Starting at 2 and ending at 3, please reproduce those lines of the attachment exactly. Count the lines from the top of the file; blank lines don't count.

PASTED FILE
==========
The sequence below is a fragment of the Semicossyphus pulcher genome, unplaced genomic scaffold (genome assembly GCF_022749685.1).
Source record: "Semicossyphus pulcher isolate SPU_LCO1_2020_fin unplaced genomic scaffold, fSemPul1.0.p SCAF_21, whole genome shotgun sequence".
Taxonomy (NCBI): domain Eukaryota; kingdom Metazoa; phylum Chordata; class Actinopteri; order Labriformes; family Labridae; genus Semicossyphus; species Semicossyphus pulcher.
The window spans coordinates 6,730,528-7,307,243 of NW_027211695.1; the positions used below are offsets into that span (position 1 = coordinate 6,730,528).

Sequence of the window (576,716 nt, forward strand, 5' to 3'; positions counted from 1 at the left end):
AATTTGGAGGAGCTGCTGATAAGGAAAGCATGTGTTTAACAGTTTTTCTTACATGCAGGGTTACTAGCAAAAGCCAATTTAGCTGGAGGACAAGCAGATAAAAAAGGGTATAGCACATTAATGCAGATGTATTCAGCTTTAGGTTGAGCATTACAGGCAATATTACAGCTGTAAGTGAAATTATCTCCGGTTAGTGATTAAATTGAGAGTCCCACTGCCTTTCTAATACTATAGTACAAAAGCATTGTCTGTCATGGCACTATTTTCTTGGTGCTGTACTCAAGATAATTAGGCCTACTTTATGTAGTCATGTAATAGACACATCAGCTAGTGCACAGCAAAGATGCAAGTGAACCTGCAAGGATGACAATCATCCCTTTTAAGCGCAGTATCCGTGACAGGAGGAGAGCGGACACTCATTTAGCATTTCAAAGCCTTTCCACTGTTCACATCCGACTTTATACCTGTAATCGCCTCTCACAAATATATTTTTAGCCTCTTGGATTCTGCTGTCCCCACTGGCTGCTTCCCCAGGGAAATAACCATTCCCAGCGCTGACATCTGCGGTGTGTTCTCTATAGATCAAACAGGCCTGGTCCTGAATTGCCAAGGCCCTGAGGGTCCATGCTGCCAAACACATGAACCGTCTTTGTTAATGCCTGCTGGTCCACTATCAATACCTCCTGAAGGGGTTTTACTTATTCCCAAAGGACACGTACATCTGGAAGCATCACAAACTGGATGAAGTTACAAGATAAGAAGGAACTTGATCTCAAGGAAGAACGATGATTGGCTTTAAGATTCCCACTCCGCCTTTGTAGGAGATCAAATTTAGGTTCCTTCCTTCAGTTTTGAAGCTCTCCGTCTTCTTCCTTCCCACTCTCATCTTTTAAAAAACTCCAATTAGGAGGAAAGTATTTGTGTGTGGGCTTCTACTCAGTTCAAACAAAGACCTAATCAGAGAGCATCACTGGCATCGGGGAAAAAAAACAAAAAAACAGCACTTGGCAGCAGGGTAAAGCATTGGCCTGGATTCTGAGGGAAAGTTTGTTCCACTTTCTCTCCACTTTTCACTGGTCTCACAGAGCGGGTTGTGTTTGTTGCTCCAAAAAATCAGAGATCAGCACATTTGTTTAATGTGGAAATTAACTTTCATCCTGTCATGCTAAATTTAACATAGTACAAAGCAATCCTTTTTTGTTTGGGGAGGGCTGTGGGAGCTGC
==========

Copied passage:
Source record: "Semicossyphus pulcher isolate SPU_LCO1_2020_fin unplaced genomic scaffold, fSemPul1.0.p SCAF_21, whole genome shotgun sequence".
Taxonomy (NCBI): domain Eukaryota; kingdom Metazoa; phylum Chordata; class Actinopteri; order Labriformes; family Labridae; genus Semicossyphus; species Semicossyphus pulcher.